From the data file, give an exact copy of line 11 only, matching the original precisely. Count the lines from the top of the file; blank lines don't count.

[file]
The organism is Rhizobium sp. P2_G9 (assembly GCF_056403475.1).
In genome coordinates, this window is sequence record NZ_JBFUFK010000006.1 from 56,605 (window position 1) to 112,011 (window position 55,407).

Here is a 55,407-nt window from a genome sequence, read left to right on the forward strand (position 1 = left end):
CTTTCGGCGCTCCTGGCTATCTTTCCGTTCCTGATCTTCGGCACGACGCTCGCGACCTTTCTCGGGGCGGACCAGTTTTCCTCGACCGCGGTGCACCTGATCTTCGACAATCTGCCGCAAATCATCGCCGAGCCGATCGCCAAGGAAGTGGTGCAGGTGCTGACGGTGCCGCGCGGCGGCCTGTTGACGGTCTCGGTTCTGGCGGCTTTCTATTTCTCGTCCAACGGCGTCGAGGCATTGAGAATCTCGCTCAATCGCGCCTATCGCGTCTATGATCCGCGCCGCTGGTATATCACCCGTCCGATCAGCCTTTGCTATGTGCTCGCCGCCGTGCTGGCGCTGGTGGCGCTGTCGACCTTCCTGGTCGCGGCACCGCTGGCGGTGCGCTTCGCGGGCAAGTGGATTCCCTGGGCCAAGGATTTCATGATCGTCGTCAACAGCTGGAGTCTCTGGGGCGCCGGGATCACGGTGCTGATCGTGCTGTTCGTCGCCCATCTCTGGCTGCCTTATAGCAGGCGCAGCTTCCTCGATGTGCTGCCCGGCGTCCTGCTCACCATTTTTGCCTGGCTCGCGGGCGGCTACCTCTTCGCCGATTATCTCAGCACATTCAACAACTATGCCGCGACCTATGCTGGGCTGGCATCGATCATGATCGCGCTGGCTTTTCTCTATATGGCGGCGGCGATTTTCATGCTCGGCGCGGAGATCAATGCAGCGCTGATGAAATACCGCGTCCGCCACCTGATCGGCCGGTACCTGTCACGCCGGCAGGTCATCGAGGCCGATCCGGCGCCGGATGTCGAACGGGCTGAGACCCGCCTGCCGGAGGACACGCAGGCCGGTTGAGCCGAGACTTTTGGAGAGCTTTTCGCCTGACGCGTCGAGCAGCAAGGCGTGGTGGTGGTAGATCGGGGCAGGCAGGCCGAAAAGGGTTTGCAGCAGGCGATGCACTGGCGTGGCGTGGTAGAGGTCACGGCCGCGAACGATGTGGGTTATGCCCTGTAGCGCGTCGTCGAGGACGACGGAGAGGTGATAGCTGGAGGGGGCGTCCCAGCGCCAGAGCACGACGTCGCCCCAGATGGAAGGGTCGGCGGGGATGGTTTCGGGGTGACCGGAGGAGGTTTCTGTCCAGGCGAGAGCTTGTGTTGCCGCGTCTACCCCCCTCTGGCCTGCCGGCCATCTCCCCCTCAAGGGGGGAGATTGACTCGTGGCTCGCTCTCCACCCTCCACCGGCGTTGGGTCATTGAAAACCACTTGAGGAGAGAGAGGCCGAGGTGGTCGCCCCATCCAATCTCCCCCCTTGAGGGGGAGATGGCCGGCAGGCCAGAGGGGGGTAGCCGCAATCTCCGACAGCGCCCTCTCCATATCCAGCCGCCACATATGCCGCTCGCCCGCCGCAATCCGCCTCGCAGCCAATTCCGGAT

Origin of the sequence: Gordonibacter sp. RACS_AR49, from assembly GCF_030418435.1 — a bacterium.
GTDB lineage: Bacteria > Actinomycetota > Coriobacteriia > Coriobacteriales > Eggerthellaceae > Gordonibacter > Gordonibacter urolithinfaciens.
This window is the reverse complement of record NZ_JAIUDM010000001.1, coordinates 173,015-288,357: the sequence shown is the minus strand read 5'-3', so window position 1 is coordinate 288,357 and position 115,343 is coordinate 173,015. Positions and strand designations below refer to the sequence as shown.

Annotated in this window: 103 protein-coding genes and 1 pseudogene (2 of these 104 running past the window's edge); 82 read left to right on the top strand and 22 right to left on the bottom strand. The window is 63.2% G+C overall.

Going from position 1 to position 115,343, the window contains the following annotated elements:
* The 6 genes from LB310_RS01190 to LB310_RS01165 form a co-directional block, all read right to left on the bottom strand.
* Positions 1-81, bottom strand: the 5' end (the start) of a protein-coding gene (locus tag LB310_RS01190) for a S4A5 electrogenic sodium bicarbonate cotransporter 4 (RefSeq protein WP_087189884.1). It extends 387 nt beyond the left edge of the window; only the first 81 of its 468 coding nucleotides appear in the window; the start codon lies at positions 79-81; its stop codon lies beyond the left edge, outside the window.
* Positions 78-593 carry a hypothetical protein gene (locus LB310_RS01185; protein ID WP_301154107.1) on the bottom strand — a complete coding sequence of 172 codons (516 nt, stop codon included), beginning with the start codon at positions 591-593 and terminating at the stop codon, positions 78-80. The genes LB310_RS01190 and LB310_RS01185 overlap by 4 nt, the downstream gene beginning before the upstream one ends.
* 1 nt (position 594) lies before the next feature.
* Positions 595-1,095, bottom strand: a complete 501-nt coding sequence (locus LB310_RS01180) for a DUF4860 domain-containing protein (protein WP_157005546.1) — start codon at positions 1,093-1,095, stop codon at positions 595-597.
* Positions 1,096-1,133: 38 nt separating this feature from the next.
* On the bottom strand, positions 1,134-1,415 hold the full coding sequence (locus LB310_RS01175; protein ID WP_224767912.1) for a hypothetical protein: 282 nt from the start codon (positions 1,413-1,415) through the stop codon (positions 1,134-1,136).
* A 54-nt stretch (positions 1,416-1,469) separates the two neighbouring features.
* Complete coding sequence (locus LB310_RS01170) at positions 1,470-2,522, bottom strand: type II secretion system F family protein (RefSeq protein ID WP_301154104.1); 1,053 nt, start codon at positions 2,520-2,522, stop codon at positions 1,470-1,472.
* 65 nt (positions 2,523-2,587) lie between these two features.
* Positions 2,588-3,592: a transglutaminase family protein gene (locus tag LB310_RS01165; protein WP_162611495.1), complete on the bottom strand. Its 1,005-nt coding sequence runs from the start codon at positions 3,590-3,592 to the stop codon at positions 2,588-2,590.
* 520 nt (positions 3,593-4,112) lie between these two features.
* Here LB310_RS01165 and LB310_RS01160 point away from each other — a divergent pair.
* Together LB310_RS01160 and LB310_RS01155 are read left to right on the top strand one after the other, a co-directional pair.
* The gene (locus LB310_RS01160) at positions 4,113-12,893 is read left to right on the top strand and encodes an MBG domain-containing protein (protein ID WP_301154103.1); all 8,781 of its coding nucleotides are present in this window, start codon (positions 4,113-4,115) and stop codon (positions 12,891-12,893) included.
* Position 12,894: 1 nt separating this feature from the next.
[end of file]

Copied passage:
* Positions 1-81, bottom strand: the 5' end (the start) of a protein-coding gene (locus tag LB310_RS01190) for a S4A5 electrogenic sodium bicarbonate cotransporter 4 (RefSeq protein WP_087189884.1). It extends 387 nt beyond the left edge of the window; only the first 81 of its 468 coding nucleotides appear in the window; the start codon lies at positions 79-81; its stop codon lies beyond the left edge, outside the window.